Our republic (1789-1861, RIP) will live in some form as long as there are people who understand its principles and cherish its memory -- and who would re-create it if given even the slightest opportunity.

Our only tangible hope, of course, resides in the completed work on the Cross, and in the promise of Our Lord's impending return.

I'll have more to say about this subject, I'm sure, but right now I'm in the middle of a phone call, and trying to keep the Grigglings from tearing each other to shreds....

William N. Grigg said...

Hehehe, Rick, Isaiah's rather equivocal expression was intended to conceal the loss of a few baby teeth.

Those teeth came out naturally, I hasten to specify, in order to pre-empt any unfortunate speculation regarding needlessly severe parental discipline.

dixiedog said...

...right now I'm in the middle of a phone call, and trying to keep the Grigglings from tearing each other to shreds....

LoL! "Grigglings," now that is funny! And yes, your Kinder are a fine and wonderful set to look at, judging by your pic, that's for sure ;). With those precious children's welfare and freedom on your mind, of course, I can absolutely understand you being up-in-arms about the prospects for a future notice for involuntary servitude arriving via Leviathan's post office. But, given their ages, you can at least remain worry free for over a decade, correct? Given that a draft would probably target 18 year olds at the absolute minimum I'd hope.

I read that SWAT episode you presented again just now and, I tell ya, it is beyond enraging, Will. I'm surprised the city's folk didn't rise up in indignation and demand the prosecution of the SWAT team leader, Carlos Artson, at the very least! Again, I'm NOT surprised...sigh. One extremely critical mistake that Balyko makes here, and inadvertently by extension supports much of the state's story is that he argues merely about the gun not being pointed towards the officers, and NOT the following:

A). The officers should've expected that a lawful resident of the property and premises could very likely be armed and attempt to defend against an illegal break-in, which would be their right to do. Ergo, dismiss the plan for using a so-called "no-knock" warrant and go with a standard search warrant, albeit deciding a marijuana "seed" as being sufficient probable cause for said warrant or not is another matter entirely.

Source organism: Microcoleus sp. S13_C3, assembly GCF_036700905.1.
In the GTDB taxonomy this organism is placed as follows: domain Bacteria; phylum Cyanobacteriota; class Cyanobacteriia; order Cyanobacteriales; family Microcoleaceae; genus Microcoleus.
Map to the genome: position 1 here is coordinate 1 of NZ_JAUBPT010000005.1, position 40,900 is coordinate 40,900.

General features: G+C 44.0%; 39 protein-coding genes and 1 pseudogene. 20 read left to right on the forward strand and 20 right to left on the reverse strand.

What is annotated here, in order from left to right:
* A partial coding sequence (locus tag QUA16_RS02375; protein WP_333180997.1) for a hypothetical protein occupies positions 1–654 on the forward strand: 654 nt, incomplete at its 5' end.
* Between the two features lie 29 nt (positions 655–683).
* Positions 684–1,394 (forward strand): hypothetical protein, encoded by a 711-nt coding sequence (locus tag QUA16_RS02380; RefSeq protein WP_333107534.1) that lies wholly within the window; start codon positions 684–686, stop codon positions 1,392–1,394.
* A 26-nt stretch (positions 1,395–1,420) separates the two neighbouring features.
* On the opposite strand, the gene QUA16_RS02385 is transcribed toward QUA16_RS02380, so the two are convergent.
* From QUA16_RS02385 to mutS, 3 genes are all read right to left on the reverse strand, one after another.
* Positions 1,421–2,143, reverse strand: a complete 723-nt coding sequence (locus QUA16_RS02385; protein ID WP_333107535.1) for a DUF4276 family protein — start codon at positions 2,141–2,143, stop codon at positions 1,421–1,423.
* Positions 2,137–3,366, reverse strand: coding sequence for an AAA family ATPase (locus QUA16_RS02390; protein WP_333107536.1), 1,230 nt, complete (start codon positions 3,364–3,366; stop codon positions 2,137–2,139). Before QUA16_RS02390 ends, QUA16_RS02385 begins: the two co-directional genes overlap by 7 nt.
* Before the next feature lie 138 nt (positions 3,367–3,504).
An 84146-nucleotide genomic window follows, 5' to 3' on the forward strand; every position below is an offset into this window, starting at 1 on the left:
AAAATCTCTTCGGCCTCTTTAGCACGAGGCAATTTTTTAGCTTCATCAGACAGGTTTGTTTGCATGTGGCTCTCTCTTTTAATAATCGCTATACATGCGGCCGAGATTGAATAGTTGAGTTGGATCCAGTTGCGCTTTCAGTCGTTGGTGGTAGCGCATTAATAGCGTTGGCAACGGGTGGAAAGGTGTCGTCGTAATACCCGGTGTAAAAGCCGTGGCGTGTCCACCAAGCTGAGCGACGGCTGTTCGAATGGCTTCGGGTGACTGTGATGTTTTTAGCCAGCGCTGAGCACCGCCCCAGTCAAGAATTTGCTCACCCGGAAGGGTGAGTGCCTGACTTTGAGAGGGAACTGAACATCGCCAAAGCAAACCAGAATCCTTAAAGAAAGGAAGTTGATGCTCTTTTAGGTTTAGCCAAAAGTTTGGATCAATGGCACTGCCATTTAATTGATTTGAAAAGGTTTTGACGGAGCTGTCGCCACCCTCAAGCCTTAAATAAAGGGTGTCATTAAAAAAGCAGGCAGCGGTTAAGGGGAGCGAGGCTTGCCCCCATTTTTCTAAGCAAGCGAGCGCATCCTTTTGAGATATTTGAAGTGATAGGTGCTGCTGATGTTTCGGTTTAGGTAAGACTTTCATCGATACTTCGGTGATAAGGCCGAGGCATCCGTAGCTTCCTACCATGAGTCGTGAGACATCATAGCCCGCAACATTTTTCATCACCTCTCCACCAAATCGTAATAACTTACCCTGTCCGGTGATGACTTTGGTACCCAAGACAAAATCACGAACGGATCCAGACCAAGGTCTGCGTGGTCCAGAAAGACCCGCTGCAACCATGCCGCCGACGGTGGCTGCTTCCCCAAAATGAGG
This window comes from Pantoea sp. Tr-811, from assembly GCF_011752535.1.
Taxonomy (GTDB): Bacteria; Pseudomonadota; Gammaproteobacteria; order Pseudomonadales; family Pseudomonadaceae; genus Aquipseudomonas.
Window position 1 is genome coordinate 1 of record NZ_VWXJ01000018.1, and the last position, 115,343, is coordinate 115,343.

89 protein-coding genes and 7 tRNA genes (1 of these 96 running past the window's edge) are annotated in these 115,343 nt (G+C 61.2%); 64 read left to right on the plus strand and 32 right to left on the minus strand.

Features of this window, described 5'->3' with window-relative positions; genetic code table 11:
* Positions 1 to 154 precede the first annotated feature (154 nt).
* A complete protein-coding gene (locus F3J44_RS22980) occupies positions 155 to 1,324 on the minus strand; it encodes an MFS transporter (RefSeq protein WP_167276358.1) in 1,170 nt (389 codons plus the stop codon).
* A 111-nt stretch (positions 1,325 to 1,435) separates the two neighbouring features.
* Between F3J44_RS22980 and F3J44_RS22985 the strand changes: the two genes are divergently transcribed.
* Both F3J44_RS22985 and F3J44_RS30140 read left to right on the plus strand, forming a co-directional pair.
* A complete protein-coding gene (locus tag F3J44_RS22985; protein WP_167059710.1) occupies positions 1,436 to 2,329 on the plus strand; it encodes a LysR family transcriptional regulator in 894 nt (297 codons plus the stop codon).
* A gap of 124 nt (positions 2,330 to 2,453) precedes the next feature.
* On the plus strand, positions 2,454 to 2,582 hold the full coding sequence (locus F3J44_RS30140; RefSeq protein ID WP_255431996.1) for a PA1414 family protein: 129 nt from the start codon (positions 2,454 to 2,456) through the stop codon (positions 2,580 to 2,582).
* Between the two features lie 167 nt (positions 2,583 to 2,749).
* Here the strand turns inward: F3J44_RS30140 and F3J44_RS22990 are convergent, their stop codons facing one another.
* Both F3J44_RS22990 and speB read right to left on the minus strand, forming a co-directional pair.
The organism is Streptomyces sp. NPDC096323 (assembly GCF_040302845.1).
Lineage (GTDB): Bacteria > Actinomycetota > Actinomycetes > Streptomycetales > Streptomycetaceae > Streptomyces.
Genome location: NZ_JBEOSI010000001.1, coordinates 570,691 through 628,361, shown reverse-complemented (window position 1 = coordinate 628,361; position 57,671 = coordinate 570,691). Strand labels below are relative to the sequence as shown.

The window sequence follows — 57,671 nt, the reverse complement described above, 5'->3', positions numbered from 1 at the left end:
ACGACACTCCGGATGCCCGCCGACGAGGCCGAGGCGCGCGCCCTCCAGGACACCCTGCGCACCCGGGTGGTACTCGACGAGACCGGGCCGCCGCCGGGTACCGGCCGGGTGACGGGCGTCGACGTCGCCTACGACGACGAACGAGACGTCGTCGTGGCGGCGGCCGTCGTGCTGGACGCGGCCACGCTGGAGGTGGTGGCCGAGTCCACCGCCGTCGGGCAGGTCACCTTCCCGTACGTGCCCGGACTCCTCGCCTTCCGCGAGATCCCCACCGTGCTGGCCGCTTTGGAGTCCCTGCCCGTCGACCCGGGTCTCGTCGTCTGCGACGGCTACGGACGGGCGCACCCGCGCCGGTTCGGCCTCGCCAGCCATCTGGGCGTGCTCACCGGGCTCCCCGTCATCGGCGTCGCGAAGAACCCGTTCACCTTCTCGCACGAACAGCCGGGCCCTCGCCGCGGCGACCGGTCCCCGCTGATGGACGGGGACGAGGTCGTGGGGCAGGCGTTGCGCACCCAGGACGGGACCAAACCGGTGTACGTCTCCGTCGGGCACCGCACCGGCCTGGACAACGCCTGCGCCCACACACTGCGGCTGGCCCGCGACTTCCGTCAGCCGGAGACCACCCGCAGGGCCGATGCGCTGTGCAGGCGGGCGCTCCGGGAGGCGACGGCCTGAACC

B). Most significant, IMO, is Balyko and others not questioning the legality of "no knock" warrants in the first place. It's quite noteworthy that the Justice Department claims there is Authority of Federal Judges and Magistrates to Issue "No-Knock" Warrants, via United States v. Leon, 468 U.S. 897 (1984), which established "good faith" (whatever that would entail in the oft-corrupted mind of today's state-sanctioned Stormtroopers is anybody's guess) as an exception to the exclusionary rule for admitting evidence thus seized in a criminal trial. Still, if one reads and tries to absorb the totality of the Justice Department's "no-knock" page above, the DOJ basically claims that since no statute explicitly prohibits serving a warrant in a "no-knock" fashion, it can thusly be served is what I gather. Of course, in your SWAT story above the perpetrator of this particular "no-knock" warrant was local government (Baltimore) I assume? That would be another matter entirely in that case as there may indeed be clear local and/or state (Maryland) statutory language allowing the use of "no-knock" warrants in that jurisdiction.

Unless it's otherwise crystal clear, the government should never be given any quarter in constitutional matters and assumed to be operating constitutionally. And if where this state-sanctioned murder occurred by means of a "no-knock" warrant is allowed by the state/local statutes in question, those folk concerned should be demanding a redress of grievance in the matter. Because of the huge propensity for abuse with a "no-knock" warrant, as this case aptly demonstrated, they should be considered unconstitutional, a clear violation of the 4th Amendment. Won't happen, of course, but that's just my two cents worth.